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Last Updated: Wednesday, 9 June, 2004, 08:23 GMT 09:23 UK
Q&A: Democracy in the Middle East
Mubarak and Assad
Limited liberalisation is a survival strategy for regional leaders
US President George W Bush is hoping to gain support from world leaders for his plan to promote democracy and reform in the Middle East.

BBC Middle East Analyst Roger Hardy explains some the issues.


Why is the Middle East so undemocratic?

It seems to me the answer is rooted in the region's political history, rather than, as some allege, in religion, culture or genes. In most countries of the region, rulers lacking popular legitimacy have successfully used carrots and sticks to keep themselves in power.

Most rulers are against significant change, regardless of who is advocating it

The sticks include suppression of opposition, abuse of human rights and denial of free speech. The carrots are the product of an extensive system of patronage which dispenses jobs, contracts and other perks to a civilian and military elite which is thereby tightly tied to the ruling group.

Are there any states in the Middle East that can be considered democratic?

Israel and Turkey have a framework of democracy, though aggrieved groups (Israeli Arabs, Turkish Kurds) would claim they do not get the full benefit of it. Iran has a parliament and elections and a lively press, but religious conservatives wield ultimate power and severely limit the freedoms of others.

In the Arab world, a number of states - including Lebanon, Jordan, Kuwait, Qatar, Bahrain and Yemen - are quasi-democratic, while others remain essentially police states.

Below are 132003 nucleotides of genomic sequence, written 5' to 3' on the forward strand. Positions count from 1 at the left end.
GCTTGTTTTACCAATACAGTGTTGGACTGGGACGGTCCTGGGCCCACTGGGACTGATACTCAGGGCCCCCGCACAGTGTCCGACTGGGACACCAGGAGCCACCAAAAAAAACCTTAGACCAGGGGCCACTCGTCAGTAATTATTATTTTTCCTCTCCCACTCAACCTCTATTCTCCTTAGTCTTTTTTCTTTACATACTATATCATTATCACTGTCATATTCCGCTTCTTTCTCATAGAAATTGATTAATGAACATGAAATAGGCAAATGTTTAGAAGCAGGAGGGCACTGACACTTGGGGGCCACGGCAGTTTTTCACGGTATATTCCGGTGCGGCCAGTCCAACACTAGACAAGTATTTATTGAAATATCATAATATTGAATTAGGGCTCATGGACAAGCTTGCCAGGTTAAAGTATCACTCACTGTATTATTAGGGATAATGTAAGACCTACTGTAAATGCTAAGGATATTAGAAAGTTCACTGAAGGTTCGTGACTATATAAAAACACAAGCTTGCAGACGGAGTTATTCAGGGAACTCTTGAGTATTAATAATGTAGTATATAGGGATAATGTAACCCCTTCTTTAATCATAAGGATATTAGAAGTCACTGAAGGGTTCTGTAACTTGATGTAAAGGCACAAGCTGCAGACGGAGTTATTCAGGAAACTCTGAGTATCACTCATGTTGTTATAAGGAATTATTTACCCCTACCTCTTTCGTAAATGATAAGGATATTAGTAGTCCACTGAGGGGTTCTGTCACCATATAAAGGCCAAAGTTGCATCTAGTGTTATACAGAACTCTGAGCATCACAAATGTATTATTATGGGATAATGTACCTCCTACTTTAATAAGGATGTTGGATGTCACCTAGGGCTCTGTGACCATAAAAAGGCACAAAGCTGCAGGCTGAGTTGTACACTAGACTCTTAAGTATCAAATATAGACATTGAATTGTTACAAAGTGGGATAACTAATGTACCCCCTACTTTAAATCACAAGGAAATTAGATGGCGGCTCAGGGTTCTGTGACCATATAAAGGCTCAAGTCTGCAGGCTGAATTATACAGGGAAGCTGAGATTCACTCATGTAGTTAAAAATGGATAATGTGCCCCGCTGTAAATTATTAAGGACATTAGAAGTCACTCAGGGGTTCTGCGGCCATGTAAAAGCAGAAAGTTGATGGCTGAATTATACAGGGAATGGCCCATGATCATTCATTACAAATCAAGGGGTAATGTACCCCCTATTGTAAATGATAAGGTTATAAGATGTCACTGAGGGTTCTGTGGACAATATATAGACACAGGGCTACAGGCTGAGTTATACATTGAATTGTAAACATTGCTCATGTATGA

Are Middle Eastern objections to Washington's Greater Middle East initiative sincere or a way of avoiding change?

Most rulers are against significant change, regardless of who is advocating it.

But they are well aware that the US is deeply unpopular in the region (because of its policies on Iraq and the Israel-Palestinian conflict, and a perception that it is anti-Islamic).

So attacking the messenger is a way of deflecting the message.

Is there internal or domestic pressure for reform and democracy, and where is it coming from?

There is a great thirst for reform, which is not quite the same thing. And it is shared by nationalists, secular liberals and some Islamists.

But rulers have been skilful in using limited liberalisation as a survival strategy. One American specialist has called this "liberalised autocracy".

What might happen if Middle Eastern countries became more democratic?

The risk, from the Bush administration's point of view, is that radical nationalists or Islamists might come to power with an openly anti-US agenda.

This strengthens the argument of the gradualists, whether inside or outside the region, who see democratisation as a process which needs time and careful cultivation.

Is there any inherent contradiction between Islam and democracy?

No more than between Christianity and democracy, or Judaism and democracy. There are problems and tensions - and there is no modern state which most Muslims would accept as a role model.

But Islam is not anti-democratic, even if individual Muslims are. A key question is "Whose Islam?".

Since Muslims have no Pope and no Vatican, individual scholars are free to give their own interpretations (whether liberal or authoritarian) on issues where the Koran is silent or ambiguous.




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